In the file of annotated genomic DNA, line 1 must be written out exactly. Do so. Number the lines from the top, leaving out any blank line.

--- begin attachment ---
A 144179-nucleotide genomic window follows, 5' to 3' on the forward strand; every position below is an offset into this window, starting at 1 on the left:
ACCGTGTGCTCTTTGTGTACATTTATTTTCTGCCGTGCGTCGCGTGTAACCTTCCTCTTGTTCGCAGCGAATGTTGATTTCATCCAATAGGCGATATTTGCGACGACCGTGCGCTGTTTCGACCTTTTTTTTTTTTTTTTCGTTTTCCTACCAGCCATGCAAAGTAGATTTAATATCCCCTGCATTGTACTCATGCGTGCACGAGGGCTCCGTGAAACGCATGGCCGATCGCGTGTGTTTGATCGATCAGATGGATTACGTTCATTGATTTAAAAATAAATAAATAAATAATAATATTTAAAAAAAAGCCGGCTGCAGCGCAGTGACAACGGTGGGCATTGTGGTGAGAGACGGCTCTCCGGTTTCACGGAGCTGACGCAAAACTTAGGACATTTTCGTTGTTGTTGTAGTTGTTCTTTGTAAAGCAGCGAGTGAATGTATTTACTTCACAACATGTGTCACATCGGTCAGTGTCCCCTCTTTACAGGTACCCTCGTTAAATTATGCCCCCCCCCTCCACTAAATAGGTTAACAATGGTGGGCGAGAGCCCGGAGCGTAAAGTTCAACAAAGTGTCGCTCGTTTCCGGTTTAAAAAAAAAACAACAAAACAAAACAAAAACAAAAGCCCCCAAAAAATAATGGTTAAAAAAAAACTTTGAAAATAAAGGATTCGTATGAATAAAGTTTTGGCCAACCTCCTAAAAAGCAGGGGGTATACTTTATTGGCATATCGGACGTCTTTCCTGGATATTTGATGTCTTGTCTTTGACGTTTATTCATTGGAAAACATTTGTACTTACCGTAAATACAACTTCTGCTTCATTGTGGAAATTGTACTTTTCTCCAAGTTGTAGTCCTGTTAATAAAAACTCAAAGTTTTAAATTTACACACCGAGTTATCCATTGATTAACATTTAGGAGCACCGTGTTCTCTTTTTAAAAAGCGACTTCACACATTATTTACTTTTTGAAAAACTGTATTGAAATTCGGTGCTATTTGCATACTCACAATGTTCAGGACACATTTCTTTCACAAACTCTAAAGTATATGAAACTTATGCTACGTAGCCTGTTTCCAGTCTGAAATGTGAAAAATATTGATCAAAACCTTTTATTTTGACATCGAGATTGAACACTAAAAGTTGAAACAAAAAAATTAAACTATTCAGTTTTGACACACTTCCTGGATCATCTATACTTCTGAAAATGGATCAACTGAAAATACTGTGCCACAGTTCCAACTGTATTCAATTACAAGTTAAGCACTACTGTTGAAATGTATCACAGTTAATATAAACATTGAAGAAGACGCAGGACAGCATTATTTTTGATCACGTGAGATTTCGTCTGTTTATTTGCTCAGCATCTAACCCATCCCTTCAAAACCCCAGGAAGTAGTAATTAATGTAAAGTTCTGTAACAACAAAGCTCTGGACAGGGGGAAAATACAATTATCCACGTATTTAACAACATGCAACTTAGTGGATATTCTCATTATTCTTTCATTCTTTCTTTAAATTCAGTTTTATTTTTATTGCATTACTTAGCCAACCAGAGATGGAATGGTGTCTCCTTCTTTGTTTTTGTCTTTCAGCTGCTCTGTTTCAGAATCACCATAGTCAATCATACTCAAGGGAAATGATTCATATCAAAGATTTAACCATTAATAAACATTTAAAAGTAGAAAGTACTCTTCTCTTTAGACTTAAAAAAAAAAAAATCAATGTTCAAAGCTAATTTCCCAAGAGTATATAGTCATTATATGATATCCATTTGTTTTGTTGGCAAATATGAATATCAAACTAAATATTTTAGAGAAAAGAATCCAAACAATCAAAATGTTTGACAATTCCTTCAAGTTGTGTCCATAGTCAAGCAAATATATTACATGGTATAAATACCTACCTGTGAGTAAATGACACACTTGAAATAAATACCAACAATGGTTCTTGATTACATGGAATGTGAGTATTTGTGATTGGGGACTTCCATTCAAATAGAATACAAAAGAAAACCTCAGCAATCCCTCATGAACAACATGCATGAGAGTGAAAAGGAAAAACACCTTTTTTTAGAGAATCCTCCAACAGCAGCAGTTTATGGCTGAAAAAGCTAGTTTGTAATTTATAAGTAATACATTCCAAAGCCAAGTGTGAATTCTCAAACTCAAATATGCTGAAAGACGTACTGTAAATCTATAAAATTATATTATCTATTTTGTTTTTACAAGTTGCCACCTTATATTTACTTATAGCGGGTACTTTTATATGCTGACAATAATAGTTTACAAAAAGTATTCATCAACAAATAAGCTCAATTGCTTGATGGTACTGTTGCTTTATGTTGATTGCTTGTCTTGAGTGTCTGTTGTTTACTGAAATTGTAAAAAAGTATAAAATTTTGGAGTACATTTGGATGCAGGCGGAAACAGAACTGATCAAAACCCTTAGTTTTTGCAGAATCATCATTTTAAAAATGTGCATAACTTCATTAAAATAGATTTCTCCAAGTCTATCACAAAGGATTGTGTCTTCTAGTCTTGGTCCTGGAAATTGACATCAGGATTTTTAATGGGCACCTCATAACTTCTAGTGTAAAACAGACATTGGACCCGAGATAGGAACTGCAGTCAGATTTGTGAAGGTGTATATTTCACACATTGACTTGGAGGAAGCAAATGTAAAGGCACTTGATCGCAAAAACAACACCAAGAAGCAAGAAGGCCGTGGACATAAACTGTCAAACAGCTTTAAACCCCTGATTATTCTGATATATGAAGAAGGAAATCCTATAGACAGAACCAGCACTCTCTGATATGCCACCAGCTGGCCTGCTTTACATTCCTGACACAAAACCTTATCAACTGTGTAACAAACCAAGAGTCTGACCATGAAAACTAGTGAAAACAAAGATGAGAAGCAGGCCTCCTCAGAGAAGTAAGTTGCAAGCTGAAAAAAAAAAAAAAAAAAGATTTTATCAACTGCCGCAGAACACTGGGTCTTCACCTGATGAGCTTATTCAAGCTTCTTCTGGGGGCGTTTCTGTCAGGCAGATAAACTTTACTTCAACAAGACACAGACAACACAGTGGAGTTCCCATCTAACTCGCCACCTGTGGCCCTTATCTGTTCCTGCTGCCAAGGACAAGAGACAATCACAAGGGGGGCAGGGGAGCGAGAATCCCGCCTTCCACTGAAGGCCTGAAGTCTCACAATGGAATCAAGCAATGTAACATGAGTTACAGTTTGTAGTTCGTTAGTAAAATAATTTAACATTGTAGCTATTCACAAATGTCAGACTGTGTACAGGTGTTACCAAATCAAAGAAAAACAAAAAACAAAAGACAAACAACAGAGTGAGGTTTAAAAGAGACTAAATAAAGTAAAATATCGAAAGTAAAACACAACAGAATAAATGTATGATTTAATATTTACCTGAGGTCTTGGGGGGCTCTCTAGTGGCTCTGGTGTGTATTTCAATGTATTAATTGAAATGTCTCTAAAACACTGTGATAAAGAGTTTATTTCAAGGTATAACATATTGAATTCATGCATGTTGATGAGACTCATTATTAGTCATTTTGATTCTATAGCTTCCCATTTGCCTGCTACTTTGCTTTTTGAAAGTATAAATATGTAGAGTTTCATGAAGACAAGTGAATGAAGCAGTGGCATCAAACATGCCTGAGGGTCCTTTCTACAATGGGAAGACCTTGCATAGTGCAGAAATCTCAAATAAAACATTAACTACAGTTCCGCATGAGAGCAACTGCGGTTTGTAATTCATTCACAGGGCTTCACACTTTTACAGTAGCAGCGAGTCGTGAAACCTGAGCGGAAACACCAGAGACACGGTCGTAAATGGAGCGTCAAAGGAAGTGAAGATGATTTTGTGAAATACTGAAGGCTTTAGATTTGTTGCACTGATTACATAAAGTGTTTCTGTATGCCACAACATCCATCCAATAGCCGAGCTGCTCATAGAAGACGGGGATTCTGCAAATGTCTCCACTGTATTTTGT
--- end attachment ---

A 144179-nucleotide genomic window follows, 5' to 3' on the forward strand; every position below is an offset into this window, starting at 1 on the left: